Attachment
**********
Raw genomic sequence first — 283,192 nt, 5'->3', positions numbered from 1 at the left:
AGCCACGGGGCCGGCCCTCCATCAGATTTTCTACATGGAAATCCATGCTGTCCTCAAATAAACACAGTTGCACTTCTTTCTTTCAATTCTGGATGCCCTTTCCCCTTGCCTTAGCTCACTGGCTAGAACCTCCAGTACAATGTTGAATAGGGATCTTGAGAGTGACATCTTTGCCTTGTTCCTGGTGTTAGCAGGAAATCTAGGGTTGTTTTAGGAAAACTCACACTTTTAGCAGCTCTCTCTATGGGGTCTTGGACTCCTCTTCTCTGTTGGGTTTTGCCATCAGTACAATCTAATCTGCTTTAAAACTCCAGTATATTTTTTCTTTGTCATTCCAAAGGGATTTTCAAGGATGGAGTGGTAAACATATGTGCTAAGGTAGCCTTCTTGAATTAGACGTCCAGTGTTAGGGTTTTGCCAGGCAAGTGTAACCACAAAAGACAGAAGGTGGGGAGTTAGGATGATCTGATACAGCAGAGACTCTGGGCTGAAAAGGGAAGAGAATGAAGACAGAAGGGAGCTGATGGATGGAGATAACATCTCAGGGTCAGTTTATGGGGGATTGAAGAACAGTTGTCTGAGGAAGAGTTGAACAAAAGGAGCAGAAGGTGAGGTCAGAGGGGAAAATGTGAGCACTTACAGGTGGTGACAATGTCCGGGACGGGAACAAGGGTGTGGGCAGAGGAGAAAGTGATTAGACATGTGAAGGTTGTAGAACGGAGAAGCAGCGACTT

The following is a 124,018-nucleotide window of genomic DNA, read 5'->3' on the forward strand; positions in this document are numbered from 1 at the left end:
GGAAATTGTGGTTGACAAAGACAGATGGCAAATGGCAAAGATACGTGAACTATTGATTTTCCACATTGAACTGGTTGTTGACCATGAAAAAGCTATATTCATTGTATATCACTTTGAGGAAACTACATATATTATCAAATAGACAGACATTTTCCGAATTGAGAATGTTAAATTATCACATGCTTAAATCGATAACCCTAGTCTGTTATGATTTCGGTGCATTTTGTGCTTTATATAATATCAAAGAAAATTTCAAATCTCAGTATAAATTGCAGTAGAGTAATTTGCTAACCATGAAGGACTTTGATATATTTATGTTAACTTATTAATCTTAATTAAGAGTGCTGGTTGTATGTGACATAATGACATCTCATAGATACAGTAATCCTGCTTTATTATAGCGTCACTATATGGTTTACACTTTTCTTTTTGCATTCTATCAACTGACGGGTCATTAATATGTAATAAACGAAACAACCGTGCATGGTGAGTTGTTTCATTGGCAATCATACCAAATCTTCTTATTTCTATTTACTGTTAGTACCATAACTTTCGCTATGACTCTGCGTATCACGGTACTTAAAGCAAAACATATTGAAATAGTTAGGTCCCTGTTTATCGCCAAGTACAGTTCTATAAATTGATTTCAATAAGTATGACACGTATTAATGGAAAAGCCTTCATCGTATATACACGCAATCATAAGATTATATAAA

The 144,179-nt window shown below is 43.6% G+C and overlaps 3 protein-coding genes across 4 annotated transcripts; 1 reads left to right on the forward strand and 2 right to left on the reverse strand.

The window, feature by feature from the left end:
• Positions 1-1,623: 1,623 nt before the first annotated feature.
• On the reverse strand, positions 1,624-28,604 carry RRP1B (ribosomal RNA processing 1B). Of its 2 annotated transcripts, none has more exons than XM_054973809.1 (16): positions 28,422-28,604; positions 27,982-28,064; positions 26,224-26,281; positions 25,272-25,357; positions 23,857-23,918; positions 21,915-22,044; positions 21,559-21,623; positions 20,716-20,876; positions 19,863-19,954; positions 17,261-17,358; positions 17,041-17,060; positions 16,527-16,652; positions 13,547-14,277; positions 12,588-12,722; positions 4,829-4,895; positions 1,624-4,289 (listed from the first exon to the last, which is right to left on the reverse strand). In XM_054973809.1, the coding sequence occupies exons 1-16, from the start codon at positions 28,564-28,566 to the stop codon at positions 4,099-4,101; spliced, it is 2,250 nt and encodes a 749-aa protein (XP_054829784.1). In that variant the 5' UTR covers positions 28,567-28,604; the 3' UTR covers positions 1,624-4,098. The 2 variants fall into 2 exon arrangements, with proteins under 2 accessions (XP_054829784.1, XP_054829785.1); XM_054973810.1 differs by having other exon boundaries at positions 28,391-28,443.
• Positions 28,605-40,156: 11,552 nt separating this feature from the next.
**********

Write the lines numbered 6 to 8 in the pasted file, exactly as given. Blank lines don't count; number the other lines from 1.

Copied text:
The window, feature by feature from the left end:
• Positions 1-1,623: 1,623 nt before the first annotated feature.
• On the reverse strand, positions 1,624-28,604 carry RRP1B (ribosomal RNA processing 1B). Of its 2 annotated transcripts, none has more exons than XM_054973809.1 (16): positions 28,422-28,604; positions 27,982-28,064; positions 26,224-26,281; positions 25,272-25,357; positions 23,857-23,918; positions 21,915-22,044; positions 21,559-21,623; positions 20,716-20,876; positions 19,863-19,954; positions 17,261-17,358; positions 17,041-17,060; positions 16,527-16,652; positions 13,547-14,277; positions 12,588-12,722; positions 4,829-4,895; positions 1,624-4,289 (listed from the first exon to the last, which is right to left on the reverse strand). In XM_054973809.1, the coding sequence occupies exons 1-16, from the start codon at positions 28,564-28,566 to the stop codon at positions 4,099-4,101; spliced, it is 2,250 nt and encodes a 749-aa protein (XP_054829784.1). In that variant the 5' UTR covers positions 28,567-28,604; the 3' UTR covers positions 1,624-4,098. The 2 variants fall into 2 exon arrangements, with proteins under 2 accessions (XP_054829784.1, XP_054829785.1); XM_054973810.1 differs by having other exon boundaries at positions 28,391-28,443.